H2O – A Poem Of Love

You’re stuck to my window,

Never far from sight,

You’re in my heart, body, and mind,

Without you, I’d be dead and blind.

 

If I couldn’t touch you with my lips,

Kiss you softly and drink you in,

My throat would cry out for you,

Cry for your deep pools of blue.

 

I’m sorry I ignored you,

And placed my hood above my head,

I’m here for you now,

I know we had a row,

But you did mess up my bathroom floor…

Why You Should Write On The Internet

Over the past few weeks I’ve gained an insight into the world of creative writing on the internet. It’s been fairly rewarding so far; it has given me the opportunity to write so much more than I ever have before. I used to write once a week at most, but my new blog has encouraged me to write almost every day, and it has allowed me to experiment.

Before joining the blogging community I thought of myself as a prose writer who would write poetry if I had to, but now I think my skills in the two areas are pretty well matched. In fact, I would go as far as to say that I prefer my poetry to my prose in most cases. Now that is a strange feeling; it’s as if my whole world has shifted a little – I know, I know, it sounds dramatic, but really, it’s a massive change.

But enough about me, this post is about you! So here are five reasons you should publish your writing on the internet…

1 – You have to start somewhere

Everyone has to start somewhere; most plumbers start as an apprentice, every teacher starts as a student, and a lot of writers start on the internet. Don’t think that by starting a blog you’ll become a famous writer some day, it’s still going to be hard work, but a blog might just be the push you need to make a start on your first novel; it was for me, I’m hoping to have my first draft done by the end of summer.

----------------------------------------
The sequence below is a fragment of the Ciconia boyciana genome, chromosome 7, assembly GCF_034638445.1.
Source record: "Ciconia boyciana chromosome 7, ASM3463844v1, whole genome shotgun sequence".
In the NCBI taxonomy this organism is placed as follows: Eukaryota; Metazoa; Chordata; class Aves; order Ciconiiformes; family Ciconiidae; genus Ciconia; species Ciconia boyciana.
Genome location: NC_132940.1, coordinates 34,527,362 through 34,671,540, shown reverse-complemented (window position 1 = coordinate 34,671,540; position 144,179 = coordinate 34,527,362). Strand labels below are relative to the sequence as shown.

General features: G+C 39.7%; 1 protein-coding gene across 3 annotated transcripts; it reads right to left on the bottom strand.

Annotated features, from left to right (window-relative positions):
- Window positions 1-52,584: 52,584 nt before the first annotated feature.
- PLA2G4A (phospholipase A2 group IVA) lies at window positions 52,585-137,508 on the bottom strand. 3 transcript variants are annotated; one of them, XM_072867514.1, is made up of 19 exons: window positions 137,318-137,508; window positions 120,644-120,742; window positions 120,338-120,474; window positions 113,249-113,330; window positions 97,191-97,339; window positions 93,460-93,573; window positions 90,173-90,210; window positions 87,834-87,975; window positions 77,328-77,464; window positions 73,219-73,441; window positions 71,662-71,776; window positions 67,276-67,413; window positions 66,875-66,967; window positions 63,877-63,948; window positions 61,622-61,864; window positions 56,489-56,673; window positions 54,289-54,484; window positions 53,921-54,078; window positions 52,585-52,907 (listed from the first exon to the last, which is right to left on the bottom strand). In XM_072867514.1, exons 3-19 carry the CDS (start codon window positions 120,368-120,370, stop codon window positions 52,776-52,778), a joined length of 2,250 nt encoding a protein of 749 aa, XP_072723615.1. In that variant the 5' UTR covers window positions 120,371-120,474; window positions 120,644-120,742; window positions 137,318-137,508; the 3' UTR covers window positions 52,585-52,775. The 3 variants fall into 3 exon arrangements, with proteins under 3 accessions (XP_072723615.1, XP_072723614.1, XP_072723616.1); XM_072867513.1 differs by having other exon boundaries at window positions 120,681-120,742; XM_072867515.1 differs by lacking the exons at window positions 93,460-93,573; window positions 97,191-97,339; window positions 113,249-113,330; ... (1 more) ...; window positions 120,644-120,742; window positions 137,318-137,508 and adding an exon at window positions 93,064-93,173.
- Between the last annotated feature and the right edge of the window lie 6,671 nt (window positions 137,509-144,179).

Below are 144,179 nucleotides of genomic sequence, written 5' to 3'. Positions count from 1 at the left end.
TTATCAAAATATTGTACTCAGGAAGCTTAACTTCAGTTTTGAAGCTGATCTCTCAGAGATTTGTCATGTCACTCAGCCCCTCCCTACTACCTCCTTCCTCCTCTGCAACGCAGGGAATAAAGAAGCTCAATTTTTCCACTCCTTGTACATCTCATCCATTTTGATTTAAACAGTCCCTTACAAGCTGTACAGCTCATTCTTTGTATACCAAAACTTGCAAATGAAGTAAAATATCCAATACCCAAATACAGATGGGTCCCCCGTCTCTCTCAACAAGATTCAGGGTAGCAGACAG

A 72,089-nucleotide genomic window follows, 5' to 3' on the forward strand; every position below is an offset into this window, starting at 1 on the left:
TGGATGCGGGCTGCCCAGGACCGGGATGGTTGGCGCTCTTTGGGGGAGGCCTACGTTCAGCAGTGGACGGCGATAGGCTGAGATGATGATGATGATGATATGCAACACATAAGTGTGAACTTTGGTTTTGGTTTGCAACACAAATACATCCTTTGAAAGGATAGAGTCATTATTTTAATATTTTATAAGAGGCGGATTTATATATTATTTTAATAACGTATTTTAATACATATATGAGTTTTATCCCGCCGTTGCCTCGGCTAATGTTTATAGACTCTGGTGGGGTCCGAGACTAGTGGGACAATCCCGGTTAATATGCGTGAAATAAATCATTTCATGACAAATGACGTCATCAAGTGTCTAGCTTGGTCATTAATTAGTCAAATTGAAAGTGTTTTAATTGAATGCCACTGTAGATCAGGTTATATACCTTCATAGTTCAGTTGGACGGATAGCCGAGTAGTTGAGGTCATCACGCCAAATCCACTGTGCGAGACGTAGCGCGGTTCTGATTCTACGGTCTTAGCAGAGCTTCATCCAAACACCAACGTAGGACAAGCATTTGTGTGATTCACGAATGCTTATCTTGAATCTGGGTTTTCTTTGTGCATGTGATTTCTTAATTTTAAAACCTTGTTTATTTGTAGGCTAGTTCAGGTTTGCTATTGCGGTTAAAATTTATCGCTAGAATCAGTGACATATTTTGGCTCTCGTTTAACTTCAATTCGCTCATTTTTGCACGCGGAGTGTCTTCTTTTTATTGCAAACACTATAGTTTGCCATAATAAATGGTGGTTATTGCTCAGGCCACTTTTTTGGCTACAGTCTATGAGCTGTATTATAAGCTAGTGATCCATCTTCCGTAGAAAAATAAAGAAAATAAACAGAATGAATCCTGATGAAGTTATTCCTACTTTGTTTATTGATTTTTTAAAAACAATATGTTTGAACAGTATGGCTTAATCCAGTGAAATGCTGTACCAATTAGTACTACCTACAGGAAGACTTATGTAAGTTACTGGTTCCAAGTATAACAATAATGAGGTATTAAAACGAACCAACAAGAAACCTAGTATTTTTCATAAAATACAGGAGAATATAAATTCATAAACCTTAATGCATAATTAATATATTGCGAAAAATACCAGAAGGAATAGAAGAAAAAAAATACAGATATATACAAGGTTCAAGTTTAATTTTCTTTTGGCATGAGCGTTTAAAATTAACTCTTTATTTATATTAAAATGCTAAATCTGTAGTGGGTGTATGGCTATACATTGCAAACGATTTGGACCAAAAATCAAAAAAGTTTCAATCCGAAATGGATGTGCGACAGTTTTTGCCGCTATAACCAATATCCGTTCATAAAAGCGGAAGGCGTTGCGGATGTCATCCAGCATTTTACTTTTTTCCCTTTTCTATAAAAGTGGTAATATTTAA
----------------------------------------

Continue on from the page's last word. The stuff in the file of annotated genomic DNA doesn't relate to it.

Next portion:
2 – It gives you a sense of satisfaction

There’s nothing like posting on the internet, especially if you post frequently. I post every day, and although it can get stressful at times, I love it. But there’s one thing that’s more satisfying than completing and uploading a post. It’s completing a post, uploading it, waiting, checking your blog, and finding tons of notifications. Now that’s satisfaction.

3 – You’ll gain your first readers

They may not number in the millions, but I have developed a (very) slight following which means that whenever I post a new piece of writing, at least fifty people are guaranteed to receive an email about it. Out of those fifty, twenty may take the time to read it, and maybe only two will like it, but those two likes mean a lot. If no one ever liked any of my posts, I would probably shut down my blog, but I think I’ll hang on just a little while longer; it’s great knowing people read and like what I have to say.

4 – It builds your confidence

I know when I first started out writing, I was nervous about showing any of it to my parents. In fact when my Granddad dies a few years ago I wrote a poem about him which I immediately hid and now cannot find because I didn’t want anyone to read it. Today, my confidence has grown massively, I mean just look at me, I’m posting my writing for the whole world to see, and I’m loving every moment of it.